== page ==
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FOR IMMEDIATE RELEASE: October 2, 2008

CONTACT: Sebastian D’Elia, 908-527-4419
Tina Casey, 908-527-4346

 

UNION COUNTY FREEHOLDER BOARD TO APPROVE $33.4 MILLION BOND ORDINANCE
Funding includes state-mandated safety and infrastructure improvements

 

Elizabeth – The Union County Board of Chosen Freeholders plans to approve a bond ordinance authorizing significant fire safety and infrastructure improvements to County property, and a number of smaller items relating to infrastructure and equipment upgrades. A public hearing and final reading will take place at the regularly scheduled meeting on Thursday, October 9.

“Union County’s recent AAA and AA1 ratings are solid proof that the Freeholder Board has been, and will continue to be, strongly committed to the responsible management of public finances,” said Freeholder Chairman Angel G. Estrada. “The new bond ordinance will enable the County to move forward with measures that protect the public welfare, and continue to meet the demand for high quality public services.”

The exact amount of the authorization is $33,441,260. The debt authorized by the ordinance will be $31,137,894. The difference between the two figures is the result of $750,000 in state grants, and a down payment of $1,553,366.

Almost half of the authorized funds will be used to add a stairwell to the County Courthouse tower. The $15 million state-mandated stairwell is required as a fire safety exit. It will be built as an appendage to the 17-story tower.

The Courthouse tower was constructed in 1928 and is listed on the State and National registers of historic sites. Because of its historic status, the project has been reviewed and approved by the State Historical Commission.

A number of other County structures are due for work related to fire safety, compliance with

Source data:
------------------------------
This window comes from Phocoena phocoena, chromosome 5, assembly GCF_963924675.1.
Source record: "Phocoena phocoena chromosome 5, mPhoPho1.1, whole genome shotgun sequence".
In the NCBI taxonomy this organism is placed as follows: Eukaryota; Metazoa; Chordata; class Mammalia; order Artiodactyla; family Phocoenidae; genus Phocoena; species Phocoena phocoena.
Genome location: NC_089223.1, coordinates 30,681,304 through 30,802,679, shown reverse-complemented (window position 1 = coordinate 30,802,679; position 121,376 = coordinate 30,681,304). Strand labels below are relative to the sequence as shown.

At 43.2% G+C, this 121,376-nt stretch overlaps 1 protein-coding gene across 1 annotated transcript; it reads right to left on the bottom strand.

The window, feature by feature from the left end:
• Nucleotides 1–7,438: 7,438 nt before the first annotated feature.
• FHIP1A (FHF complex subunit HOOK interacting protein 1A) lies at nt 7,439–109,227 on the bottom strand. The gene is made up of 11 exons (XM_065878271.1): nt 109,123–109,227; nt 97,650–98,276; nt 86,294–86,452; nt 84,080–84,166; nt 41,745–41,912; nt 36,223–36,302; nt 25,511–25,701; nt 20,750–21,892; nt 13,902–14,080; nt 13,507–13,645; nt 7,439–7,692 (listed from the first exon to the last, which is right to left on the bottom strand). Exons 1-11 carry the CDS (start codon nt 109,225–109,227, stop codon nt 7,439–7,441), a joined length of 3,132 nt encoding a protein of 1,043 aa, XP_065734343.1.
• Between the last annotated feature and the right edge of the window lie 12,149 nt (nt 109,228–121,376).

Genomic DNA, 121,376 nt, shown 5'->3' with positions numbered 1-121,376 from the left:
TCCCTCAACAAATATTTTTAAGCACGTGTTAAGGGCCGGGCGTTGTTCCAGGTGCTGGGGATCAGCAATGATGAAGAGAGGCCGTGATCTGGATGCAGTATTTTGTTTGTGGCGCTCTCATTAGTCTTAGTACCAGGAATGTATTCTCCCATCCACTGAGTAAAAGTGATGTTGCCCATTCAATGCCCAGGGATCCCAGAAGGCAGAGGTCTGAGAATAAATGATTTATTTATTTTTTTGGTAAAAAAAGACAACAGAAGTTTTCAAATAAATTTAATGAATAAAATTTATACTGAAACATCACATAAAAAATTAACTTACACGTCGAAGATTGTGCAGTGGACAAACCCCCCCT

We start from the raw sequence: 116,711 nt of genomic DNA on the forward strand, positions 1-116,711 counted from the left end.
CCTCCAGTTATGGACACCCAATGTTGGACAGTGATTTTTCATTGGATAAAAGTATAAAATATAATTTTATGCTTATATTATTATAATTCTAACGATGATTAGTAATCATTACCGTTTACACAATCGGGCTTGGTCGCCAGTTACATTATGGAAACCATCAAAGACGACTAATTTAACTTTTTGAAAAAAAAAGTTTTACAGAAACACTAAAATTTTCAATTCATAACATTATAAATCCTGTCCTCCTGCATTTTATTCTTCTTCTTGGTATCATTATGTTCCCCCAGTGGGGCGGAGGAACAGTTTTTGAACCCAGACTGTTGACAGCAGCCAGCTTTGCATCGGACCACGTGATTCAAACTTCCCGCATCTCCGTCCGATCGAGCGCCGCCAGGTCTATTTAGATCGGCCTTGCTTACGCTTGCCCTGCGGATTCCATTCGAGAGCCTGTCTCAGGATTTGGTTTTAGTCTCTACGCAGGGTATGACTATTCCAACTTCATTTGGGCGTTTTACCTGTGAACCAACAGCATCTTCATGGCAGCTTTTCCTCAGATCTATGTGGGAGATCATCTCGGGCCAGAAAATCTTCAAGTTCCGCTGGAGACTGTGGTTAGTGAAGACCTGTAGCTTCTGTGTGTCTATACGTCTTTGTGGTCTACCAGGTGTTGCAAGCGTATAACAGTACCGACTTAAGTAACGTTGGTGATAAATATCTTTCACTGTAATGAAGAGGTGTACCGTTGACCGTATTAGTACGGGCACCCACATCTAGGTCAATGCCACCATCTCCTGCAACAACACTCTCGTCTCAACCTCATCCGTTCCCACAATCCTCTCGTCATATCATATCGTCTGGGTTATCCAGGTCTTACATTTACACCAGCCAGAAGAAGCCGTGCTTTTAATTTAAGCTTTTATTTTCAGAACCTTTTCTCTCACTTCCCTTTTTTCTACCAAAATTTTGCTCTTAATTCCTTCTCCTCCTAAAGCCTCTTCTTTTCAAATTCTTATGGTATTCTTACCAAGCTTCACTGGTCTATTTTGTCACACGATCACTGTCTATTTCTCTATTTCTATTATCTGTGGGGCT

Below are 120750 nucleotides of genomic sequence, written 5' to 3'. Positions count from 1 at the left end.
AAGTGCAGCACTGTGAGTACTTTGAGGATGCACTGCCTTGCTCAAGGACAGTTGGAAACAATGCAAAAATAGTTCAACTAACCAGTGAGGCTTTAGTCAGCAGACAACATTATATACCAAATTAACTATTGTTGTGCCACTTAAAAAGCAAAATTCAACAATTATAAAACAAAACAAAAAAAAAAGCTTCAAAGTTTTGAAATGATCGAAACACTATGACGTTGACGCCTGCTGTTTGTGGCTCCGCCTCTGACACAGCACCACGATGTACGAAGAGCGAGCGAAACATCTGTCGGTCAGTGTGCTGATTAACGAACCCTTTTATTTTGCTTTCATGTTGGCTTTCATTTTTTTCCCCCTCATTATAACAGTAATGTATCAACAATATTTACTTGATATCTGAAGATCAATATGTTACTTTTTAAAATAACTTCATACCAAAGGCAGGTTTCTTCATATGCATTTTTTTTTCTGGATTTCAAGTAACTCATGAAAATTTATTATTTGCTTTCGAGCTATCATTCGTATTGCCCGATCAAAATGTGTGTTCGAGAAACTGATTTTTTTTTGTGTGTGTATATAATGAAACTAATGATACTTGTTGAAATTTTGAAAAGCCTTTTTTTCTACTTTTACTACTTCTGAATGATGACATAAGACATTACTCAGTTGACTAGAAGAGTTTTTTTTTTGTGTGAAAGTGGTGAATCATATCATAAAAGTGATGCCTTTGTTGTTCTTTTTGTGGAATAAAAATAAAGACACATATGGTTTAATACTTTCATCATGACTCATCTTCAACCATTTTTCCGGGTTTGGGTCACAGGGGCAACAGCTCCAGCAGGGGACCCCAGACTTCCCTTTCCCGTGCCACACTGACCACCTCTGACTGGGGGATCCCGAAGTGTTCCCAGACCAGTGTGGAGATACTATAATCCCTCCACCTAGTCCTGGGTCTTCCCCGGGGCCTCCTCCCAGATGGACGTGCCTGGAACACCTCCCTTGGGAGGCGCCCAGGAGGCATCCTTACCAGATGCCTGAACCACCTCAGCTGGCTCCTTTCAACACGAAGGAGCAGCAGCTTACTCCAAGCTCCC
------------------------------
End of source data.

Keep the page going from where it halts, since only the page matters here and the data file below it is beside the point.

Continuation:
the Americans with Disabilities Act, and structural upgrades including roof replacements. The ordinance authorizes a total of $3 million for these projects.

Other major items in the authorization include $2.6 million for the routine replacement of traffic signals at intersections on County roads.

“This is all part of the routine business of keeping our infrastructure up to date,” said Estrada. “We take care of our facilities on a regular basis, and we avoid the expensive consequences
of neglect.”

The County park system dates from the 1920’s and requires regular upgrades to accommodate the heavy – and growing - use of its facilities. The bond ordinance authorizes $4.4 million for a number projects including $1.3 million for roof replacements, $500,000 for a restoration project in the Deserted Village, and $500,000 for the design and construction of new athletic field lighting. The popular Trailside Nature and Science Center will receive $100,000 for new classroom and auditorium equipment, to bring those areas up to the facility’s state-of-the-art standard.

The County’s Vo-Tech campus will receive $800,000 for the upgrade of its boilers, to accommodate increased enrollment. Vo-Tech will also receive another $800,000 for other campus building upgrades and for the replacement of instructional equipment.

Vehicles are an important part of County operations and they are replaced on a regular basis
to ensure reliability and functionality, and to reduce the cost of repair. Among these, the ordinances authorizes $285,000 for a new bomb squad vehicle, $189,000 for three new paratransit vans, and $200,000 for a new sewer basin cleaner.